Incidentally, on 4th March 1986 Microsoft shares were worth 10 cents, 4 years later they had increased 10 fold to $1 and everyone had “missed the boat”. Today of course they are $261 and you would have had an awful lot of dividends on the way through. Binance and Microsoft aren’t the same and the experience won’t be the same, but as examples go of software companies at the cutting edge of new technology, it’s as good one.
Back when Bitcoin was designed, Satoshi Nakamoto used the open source encryption protocol known as ECDSA (Elliptic Curve Digital Signature Algorithm). At the time there was a superior algorithm available known as a Schnorr signature. It had been developed and patented by the German mathematician Clauss Schnorr, the patent expired in 2008 the year before Bitcoin’s launch, but it was too late to include it.
Schnorr signatures have a critical advantage over ECDSA and that is they are mathematically additive. So, one signature plus another signature results in a third signature that is both valid, and crucially for Bitcoin, the same size as the other two.
If you have a Bitcoin wallet with a multi-signature arrangement (so requiring two different or more sets of keys to sign it) your signatures will cost you twice (or more) as much as single signature address. Right now that isn’t relevant because transaction costs are still low, but in time it will be significant. If you have an interest in the maths behind this, there is a full and excellent explanation here.
The whole upgrade is known as Taproot and there is rather more to it than simply making things more efficient. It will make a profound difference to the scripting capability within Bitcoin. In effect this means that if you write a smart contract to execute a particular transaction on Bitcoin under certain conditions it is now far easier and far more private than it previously was. That is predominantly due to the additive feature Schnorr provides.
Activating things in Bitcoin is not easy though. The earliest this can happen is at block 709632 (roughly November 12th this year), the latest it can activate is a year later. Supposedly, the change is not controversial, but we’ll have to wait six months to find out for sure. A detailed explanation of the activation criteria can be found here from one of the developers who released the code.
This change is very subtle, as usual it will be little understood, but it could be hugely significant.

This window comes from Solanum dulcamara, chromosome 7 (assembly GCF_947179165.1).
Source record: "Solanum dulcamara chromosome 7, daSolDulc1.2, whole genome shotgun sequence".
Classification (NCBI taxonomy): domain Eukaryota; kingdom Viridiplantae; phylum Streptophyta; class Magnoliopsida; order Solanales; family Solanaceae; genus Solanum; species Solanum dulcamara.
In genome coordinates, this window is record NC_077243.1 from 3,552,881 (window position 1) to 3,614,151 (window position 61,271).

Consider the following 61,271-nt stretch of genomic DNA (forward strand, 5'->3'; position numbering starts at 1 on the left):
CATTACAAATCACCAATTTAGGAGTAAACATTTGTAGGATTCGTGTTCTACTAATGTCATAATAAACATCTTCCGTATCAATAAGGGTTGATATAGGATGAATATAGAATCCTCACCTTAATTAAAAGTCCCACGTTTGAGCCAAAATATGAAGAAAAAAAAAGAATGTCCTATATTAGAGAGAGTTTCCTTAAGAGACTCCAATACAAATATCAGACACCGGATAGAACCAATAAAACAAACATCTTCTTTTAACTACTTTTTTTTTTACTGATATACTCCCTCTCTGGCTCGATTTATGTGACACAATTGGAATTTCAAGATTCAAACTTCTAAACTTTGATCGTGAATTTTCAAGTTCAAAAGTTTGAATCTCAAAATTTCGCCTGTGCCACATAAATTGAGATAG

Agent Lagarde is back in action this week talking about the digital Euro. The ECB has completed its public consultation and decided now was the right time to totally misrepresent the results of their research.
The number one feature people want is privacy. It is overwhelming in the report and bravo to the respondents for making it plain to the ECB.
“They don’t want such digital currency to be anonymous”
This is absolutely not what respondents said. They were not presented with this option at all because the ECB knows they would have chosen it, indeed it is not mentioned anywhere.
Respondents were led in the question, as usual, being asked what should we do about terrorism financing and tax avoidance. Anonymity was never offered, they were expressly told they could not have it.
I have been involved in surveys before at large organisations, it generally works like this. Someone senior decides what they want, they then commission a survey of customers or staff. The questions are then carefully crafted aiming at the desired result and when the answers come back, they are presented in such a way that they support the desired outcome. This happens even when they very clearly do not support it. The pre-selected option is then pursued because it is “what customers/staff want”. Everyone secretly knows it is wrong but cheers for it anyway, one must be a team player after all. Then, it fails and the senior ego is fired.
In this case there was no need for a survey. The ECB also put out their Annual Report this week which proved what we already know. In Europe 73% of all retail payments are made with cash. You know cash, the anonymous payment thing. This is extraordinarily high. The report also shows a huge increase in cash in circulation in the Euro-zone in the last year, mostly I would think because of pandemic hoarding and a complete lack of trust in the ECB not to collapse their system.
At best, the ECB is being disingenuous here but it feels worse to me. It’s like some strange monetary gulag that only really supports a very small part of the European population, while being penury for everyone else.
Once again, rules for thee but not for me. Here’s a reminder of why you should not be surprised.